Extra security checks such as bag searches and metal detectors will be in place at the Edinburgh Fringe show of SNP MP Joanna Cherry over safety fears.
There will also be no alcohol served at the venue while the show is going on.
The MP for Edinburgh West is due to speak at The Stand on Thursday in an event that was initially cancelled after some members of staff refused to work it, citing opposition to her “gender critical” views.
Ms Cherry has been a vocal critic of the Gender Recognition Reform (Scotland) Bill – which aims to simplify the process for people to change gender in the eyes of the law – that passed through the Scottish Parliament late last year.
The bill, which will see the Scottish and UK governments battle it out in court, has been a contentious issue with critics arguing it undermines women’s rights and single-sex spaces.
Following criticism over its cancellation of her show, The Stand later apologised to Ms Cherry and performed a U-turn, saying its initial decision was “unfair and constituted unlawful discrimination” against the SNP MP.
Ms Cherry had threatened the venue with legal action, claiming she was removed from the billing as a result of “being a lesbian with gender critical views”.
On Sunday, after the heightened security measures were reported in The Herald, Ms Cherry tweeted: “Today’s Herald reveals the price of free speech in modern Scotland.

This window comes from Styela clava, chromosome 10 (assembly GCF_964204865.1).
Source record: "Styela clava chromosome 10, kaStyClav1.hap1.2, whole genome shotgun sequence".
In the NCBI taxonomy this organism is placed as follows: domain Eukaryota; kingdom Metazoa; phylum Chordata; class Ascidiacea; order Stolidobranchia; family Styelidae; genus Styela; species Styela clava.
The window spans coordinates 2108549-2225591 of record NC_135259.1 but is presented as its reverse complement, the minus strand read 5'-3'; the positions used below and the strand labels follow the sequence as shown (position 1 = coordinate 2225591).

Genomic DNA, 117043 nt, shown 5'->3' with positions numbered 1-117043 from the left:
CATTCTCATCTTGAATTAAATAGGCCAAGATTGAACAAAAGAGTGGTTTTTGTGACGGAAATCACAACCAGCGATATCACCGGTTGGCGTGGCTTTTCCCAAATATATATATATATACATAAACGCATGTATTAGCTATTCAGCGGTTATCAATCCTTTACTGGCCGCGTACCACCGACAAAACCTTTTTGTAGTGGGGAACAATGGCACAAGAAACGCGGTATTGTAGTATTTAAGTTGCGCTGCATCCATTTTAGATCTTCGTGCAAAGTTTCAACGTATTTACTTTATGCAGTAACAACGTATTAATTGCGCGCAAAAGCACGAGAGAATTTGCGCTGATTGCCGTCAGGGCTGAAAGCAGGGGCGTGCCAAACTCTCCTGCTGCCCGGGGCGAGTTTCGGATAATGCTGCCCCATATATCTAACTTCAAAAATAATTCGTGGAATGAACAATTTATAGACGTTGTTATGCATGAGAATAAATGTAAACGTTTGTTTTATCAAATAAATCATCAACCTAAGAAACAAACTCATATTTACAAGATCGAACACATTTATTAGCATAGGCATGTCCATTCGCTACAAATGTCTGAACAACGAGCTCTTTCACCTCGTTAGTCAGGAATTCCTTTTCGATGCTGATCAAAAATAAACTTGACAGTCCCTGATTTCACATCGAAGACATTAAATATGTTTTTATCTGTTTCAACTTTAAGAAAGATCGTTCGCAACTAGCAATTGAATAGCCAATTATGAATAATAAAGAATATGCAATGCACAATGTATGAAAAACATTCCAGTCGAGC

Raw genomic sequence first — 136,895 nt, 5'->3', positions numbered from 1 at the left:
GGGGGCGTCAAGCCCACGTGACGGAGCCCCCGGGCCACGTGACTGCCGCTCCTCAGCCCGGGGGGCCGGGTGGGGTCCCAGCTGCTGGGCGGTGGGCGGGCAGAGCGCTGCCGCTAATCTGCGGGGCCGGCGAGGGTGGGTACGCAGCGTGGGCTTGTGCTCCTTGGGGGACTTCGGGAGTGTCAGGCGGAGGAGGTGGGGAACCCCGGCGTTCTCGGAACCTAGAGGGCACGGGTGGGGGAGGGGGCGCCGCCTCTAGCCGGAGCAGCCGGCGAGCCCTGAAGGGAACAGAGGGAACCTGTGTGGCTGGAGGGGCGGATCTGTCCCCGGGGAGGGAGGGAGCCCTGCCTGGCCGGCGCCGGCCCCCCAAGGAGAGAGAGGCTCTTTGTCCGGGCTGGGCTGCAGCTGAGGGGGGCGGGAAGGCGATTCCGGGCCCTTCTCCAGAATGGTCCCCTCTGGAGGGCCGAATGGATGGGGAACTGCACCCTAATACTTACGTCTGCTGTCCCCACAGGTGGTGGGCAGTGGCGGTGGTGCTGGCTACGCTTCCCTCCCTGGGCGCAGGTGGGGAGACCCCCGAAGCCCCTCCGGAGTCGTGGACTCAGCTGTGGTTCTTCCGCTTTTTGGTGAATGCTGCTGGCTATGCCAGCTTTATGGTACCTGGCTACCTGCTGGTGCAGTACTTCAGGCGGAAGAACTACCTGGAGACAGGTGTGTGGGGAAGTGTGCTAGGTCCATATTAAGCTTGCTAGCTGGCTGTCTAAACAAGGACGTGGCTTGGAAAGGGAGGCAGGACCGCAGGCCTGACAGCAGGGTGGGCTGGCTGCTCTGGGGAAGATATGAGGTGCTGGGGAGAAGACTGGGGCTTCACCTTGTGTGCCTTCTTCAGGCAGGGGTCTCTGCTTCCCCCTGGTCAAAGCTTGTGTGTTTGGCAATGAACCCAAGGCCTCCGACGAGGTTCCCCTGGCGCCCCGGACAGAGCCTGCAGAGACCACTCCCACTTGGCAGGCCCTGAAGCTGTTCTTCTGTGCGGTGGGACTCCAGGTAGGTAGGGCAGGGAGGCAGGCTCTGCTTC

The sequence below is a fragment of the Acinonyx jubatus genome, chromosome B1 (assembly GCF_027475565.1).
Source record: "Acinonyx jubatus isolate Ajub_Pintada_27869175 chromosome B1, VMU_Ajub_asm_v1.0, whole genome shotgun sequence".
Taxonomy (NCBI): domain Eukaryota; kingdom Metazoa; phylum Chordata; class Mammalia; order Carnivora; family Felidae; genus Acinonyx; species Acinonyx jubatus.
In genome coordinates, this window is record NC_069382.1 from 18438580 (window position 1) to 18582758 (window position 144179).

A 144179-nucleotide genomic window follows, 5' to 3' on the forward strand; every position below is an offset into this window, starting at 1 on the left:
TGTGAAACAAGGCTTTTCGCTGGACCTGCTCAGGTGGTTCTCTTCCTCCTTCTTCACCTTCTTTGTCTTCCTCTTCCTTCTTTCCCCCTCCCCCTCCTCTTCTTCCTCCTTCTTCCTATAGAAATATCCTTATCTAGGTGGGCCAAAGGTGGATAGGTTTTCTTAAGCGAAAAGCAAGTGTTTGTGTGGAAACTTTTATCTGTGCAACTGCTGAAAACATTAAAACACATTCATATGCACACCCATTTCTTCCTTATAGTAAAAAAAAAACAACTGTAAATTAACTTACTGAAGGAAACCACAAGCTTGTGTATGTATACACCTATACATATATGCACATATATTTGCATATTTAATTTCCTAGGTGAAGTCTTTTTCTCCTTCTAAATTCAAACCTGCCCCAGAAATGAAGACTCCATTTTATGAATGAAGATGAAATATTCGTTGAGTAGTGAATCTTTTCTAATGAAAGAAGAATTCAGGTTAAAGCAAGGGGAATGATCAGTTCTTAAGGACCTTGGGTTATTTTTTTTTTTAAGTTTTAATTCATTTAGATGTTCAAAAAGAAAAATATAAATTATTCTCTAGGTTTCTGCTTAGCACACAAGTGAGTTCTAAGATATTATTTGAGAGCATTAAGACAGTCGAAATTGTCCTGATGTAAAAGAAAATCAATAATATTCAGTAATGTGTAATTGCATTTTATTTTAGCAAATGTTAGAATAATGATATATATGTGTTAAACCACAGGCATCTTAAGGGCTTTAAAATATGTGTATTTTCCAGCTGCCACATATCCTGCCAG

“It’s a disgrace that any public speaker should face threats to personal safety on account of their sexuality and feminist beliefs. Those responsible should hang their heads in shame.”
A statement from The Stand said: “Following an external risk assessment and in consultation with Police Scotland, The Stand will employ extra measures to ensure the safety of everyone involved with staging the show and members of the audience.
“Unfortunately, to allow extra bag searches to take place on entrance to the theatre, we have had to close our bar for the hour-long duration of the event which starts at 12 noon on Thursday.
“We apologise for any inconvenience caused to customers but clearly we can’t compromise on safety for this or any other show.”
The Gender Recognition Reform (Scotland) Bill was passed by MSPs just before Christmas.
It then became a constitutional dispute in January when the UK government took the unprecedented step of using section 35 of the Scotland Act to block the bill from receiving royal assent and becoming law.
The Scottish government then lodged a petition for a judicial review over Westminster’s veto of the bill, setting the stage for a prolonged legal battle.